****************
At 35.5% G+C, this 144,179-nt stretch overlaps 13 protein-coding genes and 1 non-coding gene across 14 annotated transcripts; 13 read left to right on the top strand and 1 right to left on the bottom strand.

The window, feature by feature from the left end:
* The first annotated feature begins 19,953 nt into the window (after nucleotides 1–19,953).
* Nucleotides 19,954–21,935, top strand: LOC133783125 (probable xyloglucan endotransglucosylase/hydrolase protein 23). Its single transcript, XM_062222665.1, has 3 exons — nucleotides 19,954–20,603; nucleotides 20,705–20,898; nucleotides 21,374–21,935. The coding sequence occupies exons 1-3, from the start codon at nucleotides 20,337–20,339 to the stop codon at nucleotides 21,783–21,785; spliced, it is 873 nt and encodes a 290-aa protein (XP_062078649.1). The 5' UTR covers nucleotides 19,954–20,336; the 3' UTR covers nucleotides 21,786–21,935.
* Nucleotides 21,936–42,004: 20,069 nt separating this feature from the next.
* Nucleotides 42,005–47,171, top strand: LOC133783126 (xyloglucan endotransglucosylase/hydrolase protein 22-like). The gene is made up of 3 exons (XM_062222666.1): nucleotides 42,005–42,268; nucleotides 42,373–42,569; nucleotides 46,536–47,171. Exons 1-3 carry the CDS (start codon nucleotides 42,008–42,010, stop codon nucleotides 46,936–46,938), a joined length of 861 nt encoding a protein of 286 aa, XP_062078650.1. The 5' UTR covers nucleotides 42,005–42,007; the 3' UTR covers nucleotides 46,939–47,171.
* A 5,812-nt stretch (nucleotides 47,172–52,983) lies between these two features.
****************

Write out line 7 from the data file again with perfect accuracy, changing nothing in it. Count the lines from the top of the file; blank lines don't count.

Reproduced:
* A 5,812-nt stretch (nucleotides 47,172–52,983) lies between these two features.